Guidelines from the European Commission's Article 29 Data Protection Working Party, state that search engines should not keep sensitive information such as IP addresses and information from tracking cookies, for more than six months, unless it has been made anonymous. However, the guidelines are not yet law and current European laws do not set a specific time limit for how long data can be retained.
Microsoft believes the industry should endorse the six-month standard. Microsoft's current policy involves retaining search data for 18 months before anonymising it. However, John Vassallo, vice president of EU affairs for Microsoft, said the company won't change its current policy, unless all in the industry agree to the standard.
Vassallo said Microsoft, which holds just two percent of the European search market, was a "latecomer" and that moving to the six-month standard on its own would result in "a very unlevel playing field".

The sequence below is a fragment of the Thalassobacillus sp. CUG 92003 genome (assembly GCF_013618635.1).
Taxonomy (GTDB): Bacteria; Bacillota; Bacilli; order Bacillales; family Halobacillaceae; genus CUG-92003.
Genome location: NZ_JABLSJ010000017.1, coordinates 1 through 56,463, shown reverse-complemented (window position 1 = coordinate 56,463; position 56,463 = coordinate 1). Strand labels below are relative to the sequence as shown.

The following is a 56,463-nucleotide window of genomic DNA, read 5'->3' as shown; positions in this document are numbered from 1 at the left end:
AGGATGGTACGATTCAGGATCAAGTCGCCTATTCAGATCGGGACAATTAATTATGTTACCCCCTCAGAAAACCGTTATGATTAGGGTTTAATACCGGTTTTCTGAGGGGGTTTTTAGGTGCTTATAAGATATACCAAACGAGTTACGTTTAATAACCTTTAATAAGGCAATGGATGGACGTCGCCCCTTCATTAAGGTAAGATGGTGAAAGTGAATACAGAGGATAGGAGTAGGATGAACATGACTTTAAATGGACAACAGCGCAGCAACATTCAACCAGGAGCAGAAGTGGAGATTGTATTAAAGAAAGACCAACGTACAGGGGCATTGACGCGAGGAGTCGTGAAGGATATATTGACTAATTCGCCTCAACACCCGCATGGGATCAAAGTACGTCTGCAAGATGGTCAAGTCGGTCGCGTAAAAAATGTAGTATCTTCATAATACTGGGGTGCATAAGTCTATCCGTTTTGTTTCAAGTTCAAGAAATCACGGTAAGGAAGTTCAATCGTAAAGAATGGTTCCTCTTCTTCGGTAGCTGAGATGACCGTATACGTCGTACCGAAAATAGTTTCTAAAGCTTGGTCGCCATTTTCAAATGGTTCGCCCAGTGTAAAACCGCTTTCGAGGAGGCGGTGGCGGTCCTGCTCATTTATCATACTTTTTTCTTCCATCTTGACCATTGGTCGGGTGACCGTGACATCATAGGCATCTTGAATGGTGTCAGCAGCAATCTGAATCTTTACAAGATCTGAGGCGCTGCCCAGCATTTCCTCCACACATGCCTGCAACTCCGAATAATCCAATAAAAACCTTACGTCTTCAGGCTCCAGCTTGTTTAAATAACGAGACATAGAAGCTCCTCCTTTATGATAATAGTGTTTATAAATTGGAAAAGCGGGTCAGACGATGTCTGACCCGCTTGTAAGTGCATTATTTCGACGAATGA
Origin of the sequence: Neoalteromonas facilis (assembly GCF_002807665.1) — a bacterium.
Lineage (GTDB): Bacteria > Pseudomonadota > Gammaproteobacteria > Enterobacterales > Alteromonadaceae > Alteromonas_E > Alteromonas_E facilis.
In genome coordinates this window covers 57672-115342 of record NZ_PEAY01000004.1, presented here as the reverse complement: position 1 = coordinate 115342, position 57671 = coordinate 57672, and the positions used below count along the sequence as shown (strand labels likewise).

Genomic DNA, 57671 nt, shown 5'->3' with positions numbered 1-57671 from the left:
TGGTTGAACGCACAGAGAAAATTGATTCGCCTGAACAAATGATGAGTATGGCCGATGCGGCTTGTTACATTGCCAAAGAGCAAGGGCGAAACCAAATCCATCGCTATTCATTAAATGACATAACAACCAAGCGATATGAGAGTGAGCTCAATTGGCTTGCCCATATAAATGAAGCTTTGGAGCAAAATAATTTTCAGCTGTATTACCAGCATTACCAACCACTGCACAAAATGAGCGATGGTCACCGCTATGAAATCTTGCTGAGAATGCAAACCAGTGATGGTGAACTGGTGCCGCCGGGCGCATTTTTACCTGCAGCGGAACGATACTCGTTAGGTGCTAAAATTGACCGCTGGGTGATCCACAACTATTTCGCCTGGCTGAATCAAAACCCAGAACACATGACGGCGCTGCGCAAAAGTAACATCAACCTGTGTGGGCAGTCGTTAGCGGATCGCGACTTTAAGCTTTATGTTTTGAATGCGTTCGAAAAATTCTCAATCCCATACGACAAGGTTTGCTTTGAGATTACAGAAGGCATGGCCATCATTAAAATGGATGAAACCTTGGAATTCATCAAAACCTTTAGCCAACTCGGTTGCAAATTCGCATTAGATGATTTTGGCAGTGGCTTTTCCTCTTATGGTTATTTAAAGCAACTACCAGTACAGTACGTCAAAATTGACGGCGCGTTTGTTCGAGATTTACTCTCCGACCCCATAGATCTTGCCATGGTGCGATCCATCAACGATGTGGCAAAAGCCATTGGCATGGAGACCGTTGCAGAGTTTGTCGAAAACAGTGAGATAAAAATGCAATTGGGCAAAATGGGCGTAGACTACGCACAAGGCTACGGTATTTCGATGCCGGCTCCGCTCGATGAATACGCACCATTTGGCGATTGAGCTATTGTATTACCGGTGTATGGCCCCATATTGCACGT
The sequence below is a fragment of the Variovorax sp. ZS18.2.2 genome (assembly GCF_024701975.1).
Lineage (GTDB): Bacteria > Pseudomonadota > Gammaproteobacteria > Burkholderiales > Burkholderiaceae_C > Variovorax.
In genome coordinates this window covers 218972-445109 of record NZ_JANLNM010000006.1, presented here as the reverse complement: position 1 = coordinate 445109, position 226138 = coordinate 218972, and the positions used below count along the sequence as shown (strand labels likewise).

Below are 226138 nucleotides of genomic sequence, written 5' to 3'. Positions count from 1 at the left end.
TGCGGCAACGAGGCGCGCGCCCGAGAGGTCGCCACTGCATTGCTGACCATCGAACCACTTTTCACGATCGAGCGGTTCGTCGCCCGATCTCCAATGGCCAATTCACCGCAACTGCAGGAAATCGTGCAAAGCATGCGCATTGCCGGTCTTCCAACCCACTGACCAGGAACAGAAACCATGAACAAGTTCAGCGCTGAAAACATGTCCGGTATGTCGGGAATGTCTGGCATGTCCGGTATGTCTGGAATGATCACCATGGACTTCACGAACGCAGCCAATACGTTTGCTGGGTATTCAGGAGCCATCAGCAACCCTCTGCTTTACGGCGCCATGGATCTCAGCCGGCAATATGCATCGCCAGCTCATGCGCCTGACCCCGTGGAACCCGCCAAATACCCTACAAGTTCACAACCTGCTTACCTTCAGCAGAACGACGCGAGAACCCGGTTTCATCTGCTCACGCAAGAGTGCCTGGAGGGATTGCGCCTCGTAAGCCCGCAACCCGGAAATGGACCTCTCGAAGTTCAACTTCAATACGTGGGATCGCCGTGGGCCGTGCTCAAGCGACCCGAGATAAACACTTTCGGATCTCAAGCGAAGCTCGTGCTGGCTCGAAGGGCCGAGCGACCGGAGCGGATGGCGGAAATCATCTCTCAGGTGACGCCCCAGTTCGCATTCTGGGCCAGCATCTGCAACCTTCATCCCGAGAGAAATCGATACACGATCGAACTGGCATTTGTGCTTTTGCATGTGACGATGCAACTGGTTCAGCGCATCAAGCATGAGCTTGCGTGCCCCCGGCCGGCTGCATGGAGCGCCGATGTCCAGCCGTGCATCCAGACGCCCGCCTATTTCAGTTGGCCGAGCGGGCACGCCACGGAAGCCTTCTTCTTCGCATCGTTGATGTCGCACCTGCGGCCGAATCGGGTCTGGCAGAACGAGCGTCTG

In September, Google said it would anonymise IP addresses connected to specific searches that are recorded in its server logs after nine months. Google, which holds about 80 percent of the European search market, previously did that after 18 months. Yahoo anonymises data after 13 months.
Technology companies are due to hold talks with the working party early next year, Vassallo added.
Google revealed it would not immediately change its policy based on the guidelines but continues to work with data protection officials and privacy advocates, said Peter Fleischer, Google's global privacy counsel.
See also: Intel & Google staff revamp EU data protection laws
Visit Broadband Advisor for the latest internet news, reviews, tips & tricks - and to take advantage of PC Advisor's unique, independent Broadband Speed Tester